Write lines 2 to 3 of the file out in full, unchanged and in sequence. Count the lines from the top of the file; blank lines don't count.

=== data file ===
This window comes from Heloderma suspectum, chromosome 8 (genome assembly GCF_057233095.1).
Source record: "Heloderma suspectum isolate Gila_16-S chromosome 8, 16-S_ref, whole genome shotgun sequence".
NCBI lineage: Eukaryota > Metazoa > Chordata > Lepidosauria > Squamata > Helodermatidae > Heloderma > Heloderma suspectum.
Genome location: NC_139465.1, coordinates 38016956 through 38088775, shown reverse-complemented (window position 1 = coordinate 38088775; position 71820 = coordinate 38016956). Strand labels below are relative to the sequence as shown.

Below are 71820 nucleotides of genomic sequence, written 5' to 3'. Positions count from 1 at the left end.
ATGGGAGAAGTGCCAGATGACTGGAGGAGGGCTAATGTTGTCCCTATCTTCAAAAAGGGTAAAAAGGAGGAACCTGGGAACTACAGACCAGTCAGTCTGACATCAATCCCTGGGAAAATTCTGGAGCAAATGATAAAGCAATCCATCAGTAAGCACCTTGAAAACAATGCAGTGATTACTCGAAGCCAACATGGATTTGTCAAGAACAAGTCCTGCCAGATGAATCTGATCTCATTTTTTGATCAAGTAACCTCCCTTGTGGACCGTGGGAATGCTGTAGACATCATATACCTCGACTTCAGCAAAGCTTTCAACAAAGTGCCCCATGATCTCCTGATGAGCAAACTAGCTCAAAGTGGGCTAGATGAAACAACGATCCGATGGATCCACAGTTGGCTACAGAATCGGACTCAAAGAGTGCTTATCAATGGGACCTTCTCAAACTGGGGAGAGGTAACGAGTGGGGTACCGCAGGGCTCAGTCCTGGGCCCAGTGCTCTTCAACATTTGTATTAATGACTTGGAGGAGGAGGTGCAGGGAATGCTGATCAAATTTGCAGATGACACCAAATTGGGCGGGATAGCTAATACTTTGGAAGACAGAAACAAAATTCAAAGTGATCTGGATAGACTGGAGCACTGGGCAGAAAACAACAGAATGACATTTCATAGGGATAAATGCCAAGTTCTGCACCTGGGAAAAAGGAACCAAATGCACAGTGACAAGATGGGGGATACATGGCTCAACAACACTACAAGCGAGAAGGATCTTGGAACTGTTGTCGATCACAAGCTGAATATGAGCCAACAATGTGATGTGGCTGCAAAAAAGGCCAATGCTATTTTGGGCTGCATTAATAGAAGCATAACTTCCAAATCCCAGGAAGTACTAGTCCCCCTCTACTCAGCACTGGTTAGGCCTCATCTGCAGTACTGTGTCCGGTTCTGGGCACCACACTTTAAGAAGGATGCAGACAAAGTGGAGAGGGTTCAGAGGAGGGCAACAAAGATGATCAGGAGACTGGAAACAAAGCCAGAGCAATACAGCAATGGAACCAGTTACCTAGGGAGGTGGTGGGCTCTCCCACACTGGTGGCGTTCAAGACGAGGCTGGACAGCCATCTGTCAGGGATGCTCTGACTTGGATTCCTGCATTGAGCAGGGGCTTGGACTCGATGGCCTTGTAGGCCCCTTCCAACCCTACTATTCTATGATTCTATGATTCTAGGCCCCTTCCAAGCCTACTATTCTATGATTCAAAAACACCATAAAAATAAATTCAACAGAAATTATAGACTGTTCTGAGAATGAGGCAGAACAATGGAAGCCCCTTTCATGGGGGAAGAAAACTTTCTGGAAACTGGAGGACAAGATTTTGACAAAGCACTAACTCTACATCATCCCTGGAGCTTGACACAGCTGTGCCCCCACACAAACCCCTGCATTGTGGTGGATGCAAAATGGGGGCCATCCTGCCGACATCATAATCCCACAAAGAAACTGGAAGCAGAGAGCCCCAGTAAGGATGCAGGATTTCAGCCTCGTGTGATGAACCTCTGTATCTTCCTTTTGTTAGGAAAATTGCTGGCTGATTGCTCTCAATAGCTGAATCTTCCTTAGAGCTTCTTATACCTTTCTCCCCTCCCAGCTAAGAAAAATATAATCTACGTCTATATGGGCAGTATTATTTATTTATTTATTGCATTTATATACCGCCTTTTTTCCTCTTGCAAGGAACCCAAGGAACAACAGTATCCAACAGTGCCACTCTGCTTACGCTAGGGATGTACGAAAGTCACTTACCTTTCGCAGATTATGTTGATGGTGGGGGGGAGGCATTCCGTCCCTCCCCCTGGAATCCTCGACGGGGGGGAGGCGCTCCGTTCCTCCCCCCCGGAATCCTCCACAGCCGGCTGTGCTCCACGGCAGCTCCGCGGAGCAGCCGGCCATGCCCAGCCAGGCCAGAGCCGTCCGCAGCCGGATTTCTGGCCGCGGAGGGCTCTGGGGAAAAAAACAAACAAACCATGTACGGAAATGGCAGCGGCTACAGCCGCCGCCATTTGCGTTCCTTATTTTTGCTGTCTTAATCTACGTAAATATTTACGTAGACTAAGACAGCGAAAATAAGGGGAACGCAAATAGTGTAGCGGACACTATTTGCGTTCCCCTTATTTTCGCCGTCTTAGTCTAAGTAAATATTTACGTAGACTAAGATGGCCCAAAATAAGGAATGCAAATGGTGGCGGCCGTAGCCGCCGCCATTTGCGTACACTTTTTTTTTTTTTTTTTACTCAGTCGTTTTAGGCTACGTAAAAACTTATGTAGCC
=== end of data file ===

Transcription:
Source record: "Heloderma suspectum isolate Gila_16-S chromosome 8, 16-S_ref, whole genome shotgun sequence".
NCBI lineage: Eukaryota > Metazoa > Chordata > Lepidosauria > Squamata > Helodermatidae > Heloderma > Heloderma suspectum.